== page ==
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Elderly Rights in Nursing Homes: A Quick Guide

Residents in nursing homes are entitled to specific rights. The violation of these rights may amount to elderly neglect or abuse. Knowing these rights enables you to ensure your loved one receives the right treatment from nursing home staff. Read on for a brief coverage of the rights of nursing home residents and information on elderly neglect and abuse in nursing homes.

Elderly Rights

The Nursing Home Reform Act was signed into law by President Ronald Reagan in 1987. The law lays out the standards of care for nursing home residents and it regulates the way nursing homes should administer care. The Act also grants specific rights to the elderly and their loved ones. Many states have adopted similar measures in an effort to protect the interests of the elderly. Some of the most basic rights afforded to nursing home residents include:

  • Visitation rights
  • Right to personal property and privacy
  • Right to be treated equally
  • Right to refuse care
  • Right not to be restrained and abused
  • Right to file grievances

Elderly Abuse and Neglect

The Center for Disease Control and Prevention reports that each year, over 500,000 adults above 60 years are either abused or neglected. The CDC continues to point out that the main forms of maltreatment affecting people who are above sixty years include physical abuse, emotional abuse, sexual abuse, financial abuse, neglect, and abandonment.

What is Elderly Abuse?

The Department of Health and Human Services Administration on Aging classifies abuse as any intentional cruel punishment, intimidation, unreasonable confinement, or infliction of injury that results in physical pain, harm, or mental deprivation, by a caregiver of specific goods or services meant to prevent mental illness and physical harm.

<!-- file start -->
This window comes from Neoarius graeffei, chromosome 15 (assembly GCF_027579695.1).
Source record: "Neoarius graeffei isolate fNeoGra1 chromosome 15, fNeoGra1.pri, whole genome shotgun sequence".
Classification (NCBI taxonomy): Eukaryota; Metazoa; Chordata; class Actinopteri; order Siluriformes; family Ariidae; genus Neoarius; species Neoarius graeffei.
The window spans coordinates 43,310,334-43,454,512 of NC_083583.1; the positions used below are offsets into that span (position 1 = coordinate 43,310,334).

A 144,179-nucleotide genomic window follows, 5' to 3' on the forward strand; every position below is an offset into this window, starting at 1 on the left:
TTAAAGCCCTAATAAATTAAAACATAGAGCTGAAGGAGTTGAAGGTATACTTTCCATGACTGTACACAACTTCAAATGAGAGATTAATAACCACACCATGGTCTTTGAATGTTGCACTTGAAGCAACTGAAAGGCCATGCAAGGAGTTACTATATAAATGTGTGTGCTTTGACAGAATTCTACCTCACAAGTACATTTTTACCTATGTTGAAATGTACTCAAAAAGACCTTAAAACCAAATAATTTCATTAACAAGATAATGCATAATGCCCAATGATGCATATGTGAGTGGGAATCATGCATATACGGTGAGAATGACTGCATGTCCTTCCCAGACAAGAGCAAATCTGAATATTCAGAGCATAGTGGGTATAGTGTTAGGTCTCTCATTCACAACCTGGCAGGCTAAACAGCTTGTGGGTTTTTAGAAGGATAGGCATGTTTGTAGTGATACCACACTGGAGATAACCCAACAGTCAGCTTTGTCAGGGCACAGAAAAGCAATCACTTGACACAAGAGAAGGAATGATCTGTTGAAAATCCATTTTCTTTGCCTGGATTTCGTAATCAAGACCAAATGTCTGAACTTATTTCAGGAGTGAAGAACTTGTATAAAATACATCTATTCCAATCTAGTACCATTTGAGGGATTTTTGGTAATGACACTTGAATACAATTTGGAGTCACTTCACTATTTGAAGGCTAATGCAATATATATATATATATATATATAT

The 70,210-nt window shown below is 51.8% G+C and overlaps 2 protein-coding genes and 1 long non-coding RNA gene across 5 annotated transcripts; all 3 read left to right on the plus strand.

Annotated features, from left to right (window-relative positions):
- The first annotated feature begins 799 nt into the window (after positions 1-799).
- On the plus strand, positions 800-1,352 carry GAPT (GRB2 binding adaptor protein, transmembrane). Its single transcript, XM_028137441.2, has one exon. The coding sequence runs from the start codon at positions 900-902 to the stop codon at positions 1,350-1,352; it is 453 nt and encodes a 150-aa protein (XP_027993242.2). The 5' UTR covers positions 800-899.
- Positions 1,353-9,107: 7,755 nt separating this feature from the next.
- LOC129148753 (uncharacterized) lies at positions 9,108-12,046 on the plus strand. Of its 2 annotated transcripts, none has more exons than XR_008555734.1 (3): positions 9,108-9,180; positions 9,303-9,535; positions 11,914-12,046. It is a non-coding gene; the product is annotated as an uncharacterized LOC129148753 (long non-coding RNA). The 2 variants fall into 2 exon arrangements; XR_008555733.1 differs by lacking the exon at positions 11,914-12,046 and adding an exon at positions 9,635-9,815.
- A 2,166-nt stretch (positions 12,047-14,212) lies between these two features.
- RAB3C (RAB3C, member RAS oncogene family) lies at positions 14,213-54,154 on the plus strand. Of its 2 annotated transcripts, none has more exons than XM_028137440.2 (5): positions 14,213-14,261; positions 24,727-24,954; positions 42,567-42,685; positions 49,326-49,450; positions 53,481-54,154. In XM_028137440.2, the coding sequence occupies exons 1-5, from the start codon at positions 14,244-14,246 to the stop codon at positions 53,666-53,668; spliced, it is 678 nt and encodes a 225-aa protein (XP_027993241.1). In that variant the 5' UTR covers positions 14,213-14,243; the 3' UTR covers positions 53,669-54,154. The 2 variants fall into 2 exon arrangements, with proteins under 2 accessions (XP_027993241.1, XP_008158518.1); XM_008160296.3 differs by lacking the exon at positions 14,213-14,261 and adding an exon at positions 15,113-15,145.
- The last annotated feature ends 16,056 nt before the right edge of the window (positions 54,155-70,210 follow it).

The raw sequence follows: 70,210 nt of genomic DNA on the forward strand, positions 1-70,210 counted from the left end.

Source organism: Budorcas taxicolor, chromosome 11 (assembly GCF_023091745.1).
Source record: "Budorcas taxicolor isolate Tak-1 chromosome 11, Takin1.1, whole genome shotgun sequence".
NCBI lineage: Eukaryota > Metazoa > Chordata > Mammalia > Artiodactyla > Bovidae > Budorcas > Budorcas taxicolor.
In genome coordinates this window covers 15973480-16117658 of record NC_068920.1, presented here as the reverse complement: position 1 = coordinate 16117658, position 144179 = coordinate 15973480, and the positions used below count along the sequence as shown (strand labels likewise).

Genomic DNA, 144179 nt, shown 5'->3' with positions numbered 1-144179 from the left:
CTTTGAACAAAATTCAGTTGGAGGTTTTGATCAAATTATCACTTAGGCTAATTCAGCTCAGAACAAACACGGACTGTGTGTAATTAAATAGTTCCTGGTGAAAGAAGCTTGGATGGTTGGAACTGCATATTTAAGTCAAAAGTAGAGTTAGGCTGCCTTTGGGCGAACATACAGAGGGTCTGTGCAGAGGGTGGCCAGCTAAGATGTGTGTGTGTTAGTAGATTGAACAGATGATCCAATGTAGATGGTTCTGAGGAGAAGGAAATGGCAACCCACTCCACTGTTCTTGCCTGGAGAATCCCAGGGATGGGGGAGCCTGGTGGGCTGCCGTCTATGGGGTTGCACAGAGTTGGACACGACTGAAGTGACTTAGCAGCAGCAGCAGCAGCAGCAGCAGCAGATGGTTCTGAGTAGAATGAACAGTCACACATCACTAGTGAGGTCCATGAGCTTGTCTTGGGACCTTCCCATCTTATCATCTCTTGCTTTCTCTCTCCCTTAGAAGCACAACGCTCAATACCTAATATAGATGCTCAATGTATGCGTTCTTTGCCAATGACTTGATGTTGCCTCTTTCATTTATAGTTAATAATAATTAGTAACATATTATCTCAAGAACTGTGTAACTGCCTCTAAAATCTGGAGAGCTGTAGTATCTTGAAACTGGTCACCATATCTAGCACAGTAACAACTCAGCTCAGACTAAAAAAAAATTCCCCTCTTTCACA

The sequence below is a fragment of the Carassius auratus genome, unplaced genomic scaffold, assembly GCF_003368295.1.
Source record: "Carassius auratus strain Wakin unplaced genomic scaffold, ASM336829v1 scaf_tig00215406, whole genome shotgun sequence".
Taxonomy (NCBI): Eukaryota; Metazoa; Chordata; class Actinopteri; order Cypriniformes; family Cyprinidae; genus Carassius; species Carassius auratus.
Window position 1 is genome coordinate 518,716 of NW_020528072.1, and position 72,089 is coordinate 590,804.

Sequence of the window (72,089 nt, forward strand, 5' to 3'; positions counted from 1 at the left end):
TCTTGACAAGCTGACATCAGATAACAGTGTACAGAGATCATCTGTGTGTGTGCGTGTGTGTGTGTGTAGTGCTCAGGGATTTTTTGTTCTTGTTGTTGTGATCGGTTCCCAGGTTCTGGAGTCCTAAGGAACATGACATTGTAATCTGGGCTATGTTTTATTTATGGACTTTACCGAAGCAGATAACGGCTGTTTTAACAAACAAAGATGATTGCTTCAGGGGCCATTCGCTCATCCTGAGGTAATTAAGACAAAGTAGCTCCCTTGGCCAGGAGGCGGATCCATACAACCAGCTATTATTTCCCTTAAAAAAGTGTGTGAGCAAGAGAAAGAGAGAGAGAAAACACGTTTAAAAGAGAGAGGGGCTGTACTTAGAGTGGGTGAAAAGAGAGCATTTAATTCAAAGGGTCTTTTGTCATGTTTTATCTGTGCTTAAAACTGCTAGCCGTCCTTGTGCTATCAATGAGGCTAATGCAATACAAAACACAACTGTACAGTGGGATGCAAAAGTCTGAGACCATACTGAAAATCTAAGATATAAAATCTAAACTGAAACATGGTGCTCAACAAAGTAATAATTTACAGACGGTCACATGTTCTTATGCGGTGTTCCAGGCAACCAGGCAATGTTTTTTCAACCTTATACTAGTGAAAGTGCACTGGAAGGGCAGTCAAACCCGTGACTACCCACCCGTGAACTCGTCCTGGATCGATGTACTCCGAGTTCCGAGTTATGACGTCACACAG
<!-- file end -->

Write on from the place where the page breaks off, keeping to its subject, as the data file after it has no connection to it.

Hitting, slapping, and pushing are all forms of physical abuse. The wrong use of medicinal or physical restraints is also regarded as physical abuse.

What is Elderly Neglect?

Nursing home negligence is difficult to define because it can take many different forms. Generally, neglect is the failure by a caregiver to fulfill their responsibilities with regards to the care of an elderly person. The forms of neglect vary widely and can include denying an elderly person’s needs for food, clothing, shelter, medical care, and hygiene.

Who Is Liable For Neglect or Abuse?

When neglect or abuse takes place in a nursing home, the facility may be held responsible if the patient was harmed due to any of the following causes:

  • Understaffing
  • Negligent hiring
  • Medication errors
  • Inadequate training
  • Breach of regulatory or statutory obligations

A nursing home may also be deemed vicariously liable for any actions of its employees. This includes the decisions made by workers in the course of their job responsibilities.

What To Do In the Case of Elderly Abuse or Neglect

If a loved one has been subjected to elderly abuse or neglect, report the matter to adult protective services. Nursing home abuse and neglect can take a toll on your loved one’s health if not addressed in time. If you suspect that your loved one is a victim of elderly neglect, consult an elder law attorney Sacramento CA residents have been going to for years on advice, support, and legal options. In many situations, the nursing home facilities are held responsible for any wrongdoing against the residents.

Yee Law Group  Thanks to our friends and contributors from Yee Law Group for their insight into  Elder Law.